The Gunniwolf by Wilhelmina Harper
Teach mapping and stranger safety
Looking for a book to thoroughly engage kindergarten and preschool children? The The Gunniwolf is certain to do that. The Gunniwolf also comes in other versions but my favorite illustrations are in the one shown below.
Young children love the unfamiliar language of the story... "Why for you move? I no move." It is a wonderful story that lends itself to student participation and is a great motivator for social studies activities.
Read similar tales such as Little Red Riding Hood and Lon Po Po and compare the stories.
Retell the story with student participation
- After reading The Gunniwolf a few times, make cut outs of the house, the white flowers, the pink flowers, and the orange flowers and place them in a pocket chart.
- Print out the words "Kum-kwa, Khi-wa" (great for teaching the letter "k") , the words "pit-pat, pit-pat... " and the words "hunker-cha, hunker-cha...".
- Assign different students to chant the different parts of the story, for example the girls could sing the "Kum-kwa, Khi-wa" part" and the boys chant the "hunker-cha, hunker-cha...".
- Read parts from the book and have the children fill in as much as they can remember.
- After reading the story, discuss stranger safety, and the purpose of following rules.
Mapping the Gunniwolf
Talk about the flowers as landmarks for the little girl to find her way home. Compare the jungle environment of the book with the parks around your neighborhood, how are they the same, different.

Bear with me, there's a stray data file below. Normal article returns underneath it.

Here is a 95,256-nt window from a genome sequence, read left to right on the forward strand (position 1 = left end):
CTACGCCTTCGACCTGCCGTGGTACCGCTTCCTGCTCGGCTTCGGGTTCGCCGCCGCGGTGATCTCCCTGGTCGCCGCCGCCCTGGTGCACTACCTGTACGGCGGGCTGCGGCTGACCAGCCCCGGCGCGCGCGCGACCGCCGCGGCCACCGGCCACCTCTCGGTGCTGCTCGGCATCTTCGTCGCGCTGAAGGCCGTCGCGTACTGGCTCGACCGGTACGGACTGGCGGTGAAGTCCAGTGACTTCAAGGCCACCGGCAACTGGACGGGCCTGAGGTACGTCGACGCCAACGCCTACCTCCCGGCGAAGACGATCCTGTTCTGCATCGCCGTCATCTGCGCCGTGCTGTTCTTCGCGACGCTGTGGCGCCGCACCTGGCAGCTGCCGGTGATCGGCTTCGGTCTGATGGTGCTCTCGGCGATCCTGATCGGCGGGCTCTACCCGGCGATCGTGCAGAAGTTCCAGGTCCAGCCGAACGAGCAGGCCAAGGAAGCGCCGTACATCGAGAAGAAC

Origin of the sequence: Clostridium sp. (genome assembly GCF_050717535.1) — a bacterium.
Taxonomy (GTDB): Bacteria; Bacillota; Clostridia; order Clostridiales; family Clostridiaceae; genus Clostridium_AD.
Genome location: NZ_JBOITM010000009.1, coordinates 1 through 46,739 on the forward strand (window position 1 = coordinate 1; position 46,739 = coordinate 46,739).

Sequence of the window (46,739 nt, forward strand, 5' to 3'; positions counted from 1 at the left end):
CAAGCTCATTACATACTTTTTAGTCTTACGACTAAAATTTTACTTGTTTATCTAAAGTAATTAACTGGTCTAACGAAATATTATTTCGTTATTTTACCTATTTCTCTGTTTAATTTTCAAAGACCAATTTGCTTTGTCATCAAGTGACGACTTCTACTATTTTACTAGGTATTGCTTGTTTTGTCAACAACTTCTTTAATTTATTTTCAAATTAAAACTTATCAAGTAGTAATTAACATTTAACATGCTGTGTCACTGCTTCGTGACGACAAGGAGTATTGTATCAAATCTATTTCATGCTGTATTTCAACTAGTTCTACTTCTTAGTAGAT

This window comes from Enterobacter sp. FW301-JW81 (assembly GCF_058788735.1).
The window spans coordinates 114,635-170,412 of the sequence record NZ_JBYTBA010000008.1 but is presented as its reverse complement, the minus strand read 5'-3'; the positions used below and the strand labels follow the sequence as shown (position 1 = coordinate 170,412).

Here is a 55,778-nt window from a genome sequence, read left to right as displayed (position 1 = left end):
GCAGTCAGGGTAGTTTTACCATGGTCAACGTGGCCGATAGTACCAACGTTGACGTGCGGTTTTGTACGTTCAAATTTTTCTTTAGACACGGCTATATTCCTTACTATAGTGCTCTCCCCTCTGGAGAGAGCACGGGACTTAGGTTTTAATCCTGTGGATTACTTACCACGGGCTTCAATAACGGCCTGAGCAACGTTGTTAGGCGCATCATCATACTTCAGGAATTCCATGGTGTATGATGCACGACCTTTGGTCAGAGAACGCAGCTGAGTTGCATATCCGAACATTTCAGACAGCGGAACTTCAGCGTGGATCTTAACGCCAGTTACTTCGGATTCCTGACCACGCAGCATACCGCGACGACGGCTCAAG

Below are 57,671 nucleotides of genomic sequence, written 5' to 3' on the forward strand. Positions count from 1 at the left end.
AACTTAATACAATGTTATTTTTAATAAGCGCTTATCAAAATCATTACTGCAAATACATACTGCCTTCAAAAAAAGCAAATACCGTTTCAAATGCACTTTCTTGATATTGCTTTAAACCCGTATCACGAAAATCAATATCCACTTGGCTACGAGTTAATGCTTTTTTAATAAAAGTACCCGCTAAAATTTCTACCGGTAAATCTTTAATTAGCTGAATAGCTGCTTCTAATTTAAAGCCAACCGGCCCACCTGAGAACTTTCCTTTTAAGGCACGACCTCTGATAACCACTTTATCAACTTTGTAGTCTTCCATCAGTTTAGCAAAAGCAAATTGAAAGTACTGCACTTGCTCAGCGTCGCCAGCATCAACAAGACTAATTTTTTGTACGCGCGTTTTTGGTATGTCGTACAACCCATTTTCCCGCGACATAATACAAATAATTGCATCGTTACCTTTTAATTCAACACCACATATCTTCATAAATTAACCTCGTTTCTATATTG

- Reproduce the free story map and the little girl and the fox on to lightweight card
- Children cut out the little girl and the fox, tape a piece of string to the back of each and to the back of the story map
- Let the children move the characters around as they retell the story alone or with a friend
Make a story comparison chart
- Photocopy and reduce book covers
- Glue to the left hand side of the chart
- Print, color and glue the free category pictures at the top
- Put stickers in appropriate book rows
- Count how many books have good wolves, bad wolves, parents, children who don't listen to their parents, etc.
Art or Drama
- Print, color and cut out the free Gunniwolf mask and act out the story
- Extend class participation by adding rhythm instruments. I gave each group a different sounding shaker to use as they said their story parts
Read similar stories
Purchase the books below from Amazon.com
Lon Po Po by Ed Young - A Chinese version of the Red Riding Hood story.
The story is useful as a comparison with the regular Little Red Riding Hood. Compare the art with other wolf stories. Which looks the scariest? Less scary?
In this old-fashioned version of a familiar tale, Little Red Riding Hood sets out in her red cloak to bring Mother's chicken soup and raisin muffins to her ailing Grandmother.
Purchase THE GUNNIWOLF retold by Wilhelmina Harper
Hattie and the Fox (Stories to Go!) Hattie knows she sees something scary in the bushes, but nobody is paying attention. Not the goose, not the pig, not the sheep, not the horse, not the cow. Time and again Hattie tries to warn her friends of danger, but no one listens -- until it's almost too late!
This version of the Gunniwolf is illustrated by Barbara Upton.The Gunniwolf
Wolf Island The story explains the food chain based on an actual event.
Canadian shoppers visit Amazon.ca for lower shipping rates